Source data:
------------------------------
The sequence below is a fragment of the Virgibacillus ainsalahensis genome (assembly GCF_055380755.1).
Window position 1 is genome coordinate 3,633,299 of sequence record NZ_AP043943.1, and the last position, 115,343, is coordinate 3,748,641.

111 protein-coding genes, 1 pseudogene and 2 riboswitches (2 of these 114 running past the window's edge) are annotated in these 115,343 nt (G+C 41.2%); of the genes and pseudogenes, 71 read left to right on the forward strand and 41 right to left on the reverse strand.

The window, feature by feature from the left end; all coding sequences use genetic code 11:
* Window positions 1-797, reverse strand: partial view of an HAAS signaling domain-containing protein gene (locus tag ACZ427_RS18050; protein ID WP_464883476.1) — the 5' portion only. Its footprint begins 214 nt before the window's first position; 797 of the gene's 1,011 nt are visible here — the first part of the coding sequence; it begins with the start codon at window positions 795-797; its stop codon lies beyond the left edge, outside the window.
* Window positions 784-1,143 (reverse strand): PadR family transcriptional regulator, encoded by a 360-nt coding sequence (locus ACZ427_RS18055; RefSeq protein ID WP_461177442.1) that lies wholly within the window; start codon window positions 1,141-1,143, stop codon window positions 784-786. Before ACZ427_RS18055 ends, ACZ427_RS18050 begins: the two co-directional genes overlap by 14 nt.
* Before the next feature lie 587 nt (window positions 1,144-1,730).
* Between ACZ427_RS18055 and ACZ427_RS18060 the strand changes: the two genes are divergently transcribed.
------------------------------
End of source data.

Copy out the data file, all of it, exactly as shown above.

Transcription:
The sequence below is a fragment of the Virgibacillus ainsalahensis genome (assembly GCF_055380755.1).
Window position 1 is genome coordinate 3,633,299 of sequence record NZ_AP043943.1, and the last position, 115,343, is coordinate 3,748,641.

111 protein-coding genes, 1 pseudogene and 2 riboswitches (2 of these 114 running past the window's edge) are annotated in these 115,343 nt (G+C 41.2%); of the genes and pseudogenes, 71 read left to right on the forward strand and 41 right to left on the reverse strand.

The window, feature by feature from the left end; all coding sequences use genetic code 11:
* Window positions 1-797, reverse strand: partial view of an HAAS signaling domain-containing protein gene (locus tag ACZ427_RS18050; protein ID WP_464883476.1) — the 5' portion only. Its footprint begins 214 nt before the window's first position; 797 of the gene's 1,011 nt are visible here — the first part of the coding sequence; it begins with the start codon at window positions 795-797; its stop codon lies beyond the left edge, outside the window.
* Window positions 784-1,143 (reverse strand): PadR family transcriptional regulator, encoded by a 360-nt coding sequence (locus ACZ427_RS18055; RefSeq protein ID WP_461177442.1) that lies wholly within the window; start codon window positions 1,141-1,143, stop codon window positions 784-786. Before ACZ427_RS18055 ends, ACZ427_RS18050 begins: the two co-directional genes overlap by 14 nt.
* Before the next feature lie 587 nt (window positions 1,144-1,730).
* Between ACZ427_RS18055 and ACZ427_RS18060 the strand changes: the two genes are divergently transcribed.